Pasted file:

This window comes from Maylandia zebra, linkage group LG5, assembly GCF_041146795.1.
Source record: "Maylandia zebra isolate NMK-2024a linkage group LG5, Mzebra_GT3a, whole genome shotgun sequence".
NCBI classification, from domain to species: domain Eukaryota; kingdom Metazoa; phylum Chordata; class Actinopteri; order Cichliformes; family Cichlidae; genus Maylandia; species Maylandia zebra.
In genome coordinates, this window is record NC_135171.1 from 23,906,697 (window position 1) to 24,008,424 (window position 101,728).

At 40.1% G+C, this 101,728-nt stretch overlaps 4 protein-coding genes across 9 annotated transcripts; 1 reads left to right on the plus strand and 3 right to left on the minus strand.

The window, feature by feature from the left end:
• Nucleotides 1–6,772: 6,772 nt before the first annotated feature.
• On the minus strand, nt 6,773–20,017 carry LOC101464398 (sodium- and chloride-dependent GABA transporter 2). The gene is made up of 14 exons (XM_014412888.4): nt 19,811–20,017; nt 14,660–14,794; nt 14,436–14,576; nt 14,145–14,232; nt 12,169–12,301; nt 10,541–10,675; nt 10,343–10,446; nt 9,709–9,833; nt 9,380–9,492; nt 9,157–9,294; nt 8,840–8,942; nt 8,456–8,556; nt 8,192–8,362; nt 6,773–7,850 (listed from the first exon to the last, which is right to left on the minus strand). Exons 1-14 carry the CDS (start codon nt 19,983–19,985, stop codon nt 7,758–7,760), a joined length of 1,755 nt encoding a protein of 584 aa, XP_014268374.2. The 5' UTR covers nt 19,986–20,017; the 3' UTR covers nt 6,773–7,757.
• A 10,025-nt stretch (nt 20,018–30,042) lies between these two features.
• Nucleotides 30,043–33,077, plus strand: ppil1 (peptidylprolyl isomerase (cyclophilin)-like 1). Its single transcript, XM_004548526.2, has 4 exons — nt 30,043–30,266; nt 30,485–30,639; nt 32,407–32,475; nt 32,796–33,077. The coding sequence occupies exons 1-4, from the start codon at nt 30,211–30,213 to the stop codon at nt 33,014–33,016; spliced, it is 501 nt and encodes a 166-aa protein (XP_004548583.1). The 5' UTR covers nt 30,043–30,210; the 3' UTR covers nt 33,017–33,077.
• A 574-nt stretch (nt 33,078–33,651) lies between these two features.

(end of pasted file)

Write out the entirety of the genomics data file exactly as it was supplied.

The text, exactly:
This window comes from Maylandia zebra, linkage group LG5, assembly GCF_041146795.1.
Source record: "Maylandia zebra isolate NMK-2024a linkage group LG5, Mzebra_GT3a, whole genome shotgun sequence".
NCBI classification, from domain to species: domain Eukaryota; kingdom Metazoa; phylum Chordata; class Actinopteri; order Cichliformes; family Cichlidae; genus Maylandia; species Maylandia zebra.
In genome coordinates, this window is record NC_135171.1 from 23,906,697 (window position 1) to 24,008,424 (window position 101,728).

At 40.1% G+C, this 101,728-nt stretch overlaps 4 protein-coding genes across 9 annotated transcripts; 1 reads left to right on the plus strand and 3 right to left on the minus strand.

The window, feature by feature from the left end:
• Nucleotides 1–6,772: 6,772 nt before the first annotated feature.
• On the minus strand, nt 6,773–20,017 carry LOC101464398 (sodium- and chloride-dependent GABA transporter 2). The gene is made up of 14 exons (XM_014412888.4): nt 19,811–20,017; nt 14,660–14,794; nt 14,436–14,576; nt 14,145–14,232; nt 12,169–12,301; nt 10,541–10,675; nt 10,343–10,446; nt 9,709–9,833; nt 9,380–9,492; nt 9,157–9,294; nt 8,840–8,942; nt 8,456–8,556; nt 8,192–8,362; nt 6,773–7,850 (listed from the first exon to the last, which is right to left on the minus strand). Exons 1-14 carry the CDS (start codon nt 19,983–19,985, stop codon nt 7,758–7,760), a joined length of 1,755 nt encoding a protein of 584 aa, XP_014268374.2. The 5' UTR covers nt 19,986–20,017; the 3' UTR covers nt 6,773–7,757.
• A 10,025-nt stretch (nt 20,018–30,042) lies between these two features.
• Nucleotides 30,043–33,077, plus strand: ppil1 (peptidylprolyl isomerase (cyclophilin)-like 1). Its single transcript, XM_004548526.2, has 4 exons — nt 30,043–30,266; nt 30,485–30,639; nt 32,407–32,475; nt 32,796–33,077. The coding sequence occupies exons 1-4, from the start codon at nt 30,211–30,213 to the stop codon at nt 33,014–33,016; spliced, it is 501 nt and encodes a 166-aa protein (XP_004548583.1). The 5' UTR covers nt 30,043–30,210; the 3' UTR covers nt 33,017–33,077.
• A 574-nt stretch (nt 33,078–33,651) lies between these two features.